Media Analysis Reflection
One of the English electives that I decided to take during my senior year of high school was Media Analysis. A unit from this class that I enjoyed was the demographics unit. An important takeaway was that the way certain groups are portrayed in the media is important to cover in this class. Students learned that often times characters are based on social norms and that those stereotypes should not define all people in that group.
Before taking media analysis, I had a preconceived conception that it was a blow off class. I was told by students that had taken the class in previous years that you just watched tv shows and movies. Even teachers said that was what happened in the class, while in reality it only happened about one or two weeks of the whole semester. In order for future students to understand what they signed up for, teachers describing the senior electives should give a more accurate description of the class. They should tell the students that there is a significant amount of writing, in-class essays, and that the content is often changing.
A part of the course that I feel we could do without is the fake news unit. There was an immense emphasis on the difference between fake news, misinformation, and journalistic error. I understand that during the time, this was a large conversation in society, but I feel like the distinction between these terms was not very helpful. Instead of teaching students the difference between these words, I think there should be a unit about reputable sources and how to find them. Something else that I think needs work is the homework quizzes. For homework quizzes on videos that we watched at home, the fill-in-the-blank questions are too specific on insignificant facts, rather than the big ideas. The test is on a few facts within a video full of them. If you get the question wrong, you will be told that you did not watch the video closely enough, and that it should have been an easy 100%.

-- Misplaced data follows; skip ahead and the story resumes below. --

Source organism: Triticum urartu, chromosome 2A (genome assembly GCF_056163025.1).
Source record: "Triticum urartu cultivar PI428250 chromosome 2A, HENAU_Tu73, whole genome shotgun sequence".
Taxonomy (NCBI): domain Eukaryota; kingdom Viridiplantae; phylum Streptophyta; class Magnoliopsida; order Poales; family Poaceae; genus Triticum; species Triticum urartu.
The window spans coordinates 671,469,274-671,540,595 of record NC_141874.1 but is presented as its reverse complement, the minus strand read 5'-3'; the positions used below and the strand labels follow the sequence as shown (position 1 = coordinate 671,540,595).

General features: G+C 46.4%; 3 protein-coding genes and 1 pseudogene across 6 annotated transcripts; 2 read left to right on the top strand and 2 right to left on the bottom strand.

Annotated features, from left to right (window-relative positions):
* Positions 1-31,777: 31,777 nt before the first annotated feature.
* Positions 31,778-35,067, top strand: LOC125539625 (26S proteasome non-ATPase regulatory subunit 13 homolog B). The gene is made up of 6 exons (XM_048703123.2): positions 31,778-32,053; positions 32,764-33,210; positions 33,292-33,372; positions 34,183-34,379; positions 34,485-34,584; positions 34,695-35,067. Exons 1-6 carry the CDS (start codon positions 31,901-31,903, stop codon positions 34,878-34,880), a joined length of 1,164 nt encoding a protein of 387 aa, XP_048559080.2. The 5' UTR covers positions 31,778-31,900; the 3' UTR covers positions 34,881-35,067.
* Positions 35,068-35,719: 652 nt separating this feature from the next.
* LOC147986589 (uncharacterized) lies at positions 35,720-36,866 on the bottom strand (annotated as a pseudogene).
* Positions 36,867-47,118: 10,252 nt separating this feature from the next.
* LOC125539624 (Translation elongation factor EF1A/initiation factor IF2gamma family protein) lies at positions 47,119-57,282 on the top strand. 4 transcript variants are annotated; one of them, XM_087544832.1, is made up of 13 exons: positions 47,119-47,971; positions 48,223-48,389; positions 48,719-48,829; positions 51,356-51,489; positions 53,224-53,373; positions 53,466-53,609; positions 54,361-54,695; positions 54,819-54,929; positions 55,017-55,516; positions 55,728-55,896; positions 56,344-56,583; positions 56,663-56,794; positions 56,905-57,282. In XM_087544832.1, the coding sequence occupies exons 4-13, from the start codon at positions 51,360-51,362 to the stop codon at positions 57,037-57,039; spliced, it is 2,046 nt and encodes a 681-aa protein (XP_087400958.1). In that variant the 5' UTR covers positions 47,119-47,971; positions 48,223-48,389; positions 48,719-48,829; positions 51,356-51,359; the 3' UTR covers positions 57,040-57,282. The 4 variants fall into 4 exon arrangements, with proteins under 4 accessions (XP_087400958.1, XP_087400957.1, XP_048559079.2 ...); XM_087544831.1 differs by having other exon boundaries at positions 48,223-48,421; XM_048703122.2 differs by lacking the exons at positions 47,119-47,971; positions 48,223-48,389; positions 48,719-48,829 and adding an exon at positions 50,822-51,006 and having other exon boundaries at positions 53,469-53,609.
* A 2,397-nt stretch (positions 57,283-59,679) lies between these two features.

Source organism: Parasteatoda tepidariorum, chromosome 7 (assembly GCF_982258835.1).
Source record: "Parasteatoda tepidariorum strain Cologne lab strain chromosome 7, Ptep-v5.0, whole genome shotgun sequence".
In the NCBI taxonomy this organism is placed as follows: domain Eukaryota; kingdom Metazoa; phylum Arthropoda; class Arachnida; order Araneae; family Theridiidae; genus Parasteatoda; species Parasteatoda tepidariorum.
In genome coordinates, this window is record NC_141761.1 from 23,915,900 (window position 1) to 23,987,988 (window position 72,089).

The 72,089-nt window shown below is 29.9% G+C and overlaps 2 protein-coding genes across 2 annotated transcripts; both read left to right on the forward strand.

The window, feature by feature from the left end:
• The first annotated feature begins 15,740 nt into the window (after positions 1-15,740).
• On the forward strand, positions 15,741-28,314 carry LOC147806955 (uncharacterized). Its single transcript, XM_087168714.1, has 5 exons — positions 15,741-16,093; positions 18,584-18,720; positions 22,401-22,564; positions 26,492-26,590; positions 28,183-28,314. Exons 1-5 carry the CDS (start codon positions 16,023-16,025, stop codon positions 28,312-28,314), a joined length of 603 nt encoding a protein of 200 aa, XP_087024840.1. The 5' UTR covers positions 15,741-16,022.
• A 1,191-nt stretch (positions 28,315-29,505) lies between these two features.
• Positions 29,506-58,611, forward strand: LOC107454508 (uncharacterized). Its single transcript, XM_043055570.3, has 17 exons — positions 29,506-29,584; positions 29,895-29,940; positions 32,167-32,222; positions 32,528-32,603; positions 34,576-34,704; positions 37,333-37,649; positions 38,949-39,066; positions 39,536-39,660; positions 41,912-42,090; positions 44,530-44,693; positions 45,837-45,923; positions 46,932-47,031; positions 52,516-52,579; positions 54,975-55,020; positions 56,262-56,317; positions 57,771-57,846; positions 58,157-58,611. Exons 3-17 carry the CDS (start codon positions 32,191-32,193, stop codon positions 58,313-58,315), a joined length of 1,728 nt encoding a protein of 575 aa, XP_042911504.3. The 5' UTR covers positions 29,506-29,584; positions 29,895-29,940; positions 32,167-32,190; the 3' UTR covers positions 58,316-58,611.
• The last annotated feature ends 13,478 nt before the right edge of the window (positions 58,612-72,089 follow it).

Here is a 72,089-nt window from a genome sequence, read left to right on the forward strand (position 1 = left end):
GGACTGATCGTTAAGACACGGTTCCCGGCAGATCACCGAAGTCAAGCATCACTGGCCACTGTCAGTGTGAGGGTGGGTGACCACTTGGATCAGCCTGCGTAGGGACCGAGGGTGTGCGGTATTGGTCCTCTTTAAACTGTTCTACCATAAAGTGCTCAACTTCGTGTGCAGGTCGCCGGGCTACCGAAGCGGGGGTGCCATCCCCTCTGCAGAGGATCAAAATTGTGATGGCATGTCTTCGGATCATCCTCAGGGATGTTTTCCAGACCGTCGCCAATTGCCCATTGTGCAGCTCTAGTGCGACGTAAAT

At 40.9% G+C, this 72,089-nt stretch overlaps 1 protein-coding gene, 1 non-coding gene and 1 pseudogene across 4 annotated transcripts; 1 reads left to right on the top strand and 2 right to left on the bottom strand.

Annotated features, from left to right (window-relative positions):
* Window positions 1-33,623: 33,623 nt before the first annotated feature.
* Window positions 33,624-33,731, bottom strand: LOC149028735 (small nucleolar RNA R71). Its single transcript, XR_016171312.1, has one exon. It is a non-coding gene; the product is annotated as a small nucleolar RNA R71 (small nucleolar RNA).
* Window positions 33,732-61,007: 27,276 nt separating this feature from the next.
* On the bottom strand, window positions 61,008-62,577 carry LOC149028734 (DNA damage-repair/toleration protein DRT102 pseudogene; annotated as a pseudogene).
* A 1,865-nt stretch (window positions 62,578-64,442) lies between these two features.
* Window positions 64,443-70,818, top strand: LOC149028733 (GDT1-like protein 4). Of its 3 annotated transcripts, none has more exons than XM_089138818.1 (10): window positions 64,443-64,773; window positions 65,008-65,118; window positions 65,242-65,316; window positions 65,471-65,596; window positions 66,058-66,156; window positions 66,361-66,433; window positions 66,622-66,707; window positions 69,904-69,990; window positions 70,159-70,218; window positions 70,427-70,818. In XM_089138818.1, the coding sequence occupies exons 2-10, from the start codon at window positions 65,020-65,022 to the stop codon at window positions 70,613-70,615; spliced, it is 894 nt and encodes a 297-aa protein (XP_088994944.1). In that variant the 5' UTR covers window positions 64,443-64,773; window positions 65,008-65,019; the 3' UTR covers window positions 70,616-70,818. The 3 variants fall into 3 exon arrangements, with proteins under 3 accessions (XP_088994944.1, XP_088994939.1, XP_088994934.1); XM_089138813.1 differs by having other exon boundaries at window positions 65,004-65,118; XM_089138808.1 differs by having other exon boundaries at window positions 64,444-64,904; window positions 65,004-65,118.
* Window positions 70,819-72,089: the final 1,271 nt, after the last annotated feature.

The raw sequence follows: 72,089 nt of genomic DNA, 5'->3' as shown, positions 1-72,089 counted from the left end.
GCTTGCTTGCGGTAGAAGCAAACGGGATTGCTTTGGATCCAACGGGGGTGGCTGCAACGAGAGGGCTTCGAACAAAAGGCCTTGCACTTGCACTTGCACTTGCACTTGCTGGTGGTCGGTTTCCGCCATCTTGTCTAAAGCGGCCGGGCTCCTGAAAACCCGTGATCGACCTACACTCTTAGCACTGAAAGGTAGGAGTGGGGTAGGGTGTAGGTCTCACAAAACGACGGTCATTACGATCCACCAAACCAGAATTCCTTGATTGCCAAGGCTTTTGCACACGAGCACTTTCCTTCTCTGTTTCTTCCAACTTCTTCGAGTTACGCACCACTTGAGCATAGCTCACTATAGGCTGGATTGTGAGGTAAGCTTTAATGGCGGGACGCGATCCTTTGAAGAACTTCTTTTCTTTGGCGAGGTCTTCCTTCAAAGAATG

A message that I would give to juniors thinking about taking this class is that it is most likely not the class that you expected. The majority of the content that the class focused on was never described while choosing electives. You do not watch movies and tv shows all semester. There is a lot of writing in this class. I was looking forward to having a pretty easy last semester of high school, and this class gave me the most homework out of all of the classes that I was in. There was a lot of reading and annotating articles and sometimes watching videos that were twenty minutes for homework. Because this class is constantly changing, there is also be a lack of consistency with how you are graded. For example, during the ad unit, you will have to make an ad with a partner about a product given to you at random. Some ads will get torn apart for having an image not take up the whole screen, while others will be commended for the same framing. The colors used will cost you points if the teacher personally doesn’t like them. Basically, there is often not a rubric that you can follow to get a good grade. If you are a student who wants grades to be based on certain requirements on a rubric that are not up for debate, this class is not for you.
In regards to the idea of a year-long English course that would mix Media Analysis and Advanced Composition, I think that many students would not sign up for it. Senior year English electives being semester long classes allows for seniors to try different classes and discover which aspects of English that they enjoy most. This gives the seniors more freedom in the content that they take in, as well as the fact that it does not lock them into a class that they end up hating for a whole year. Also, the class that is described would for the most part have the same content of classes that already exist. Instead of taking this new class, students will just take the two semester long classes because it would limit the content that they have to take in at once. During one semester, they can focus on media, and the next, they can focus on advanced composition. Introducing a completely new class with significantly different content than other classes would be a better option.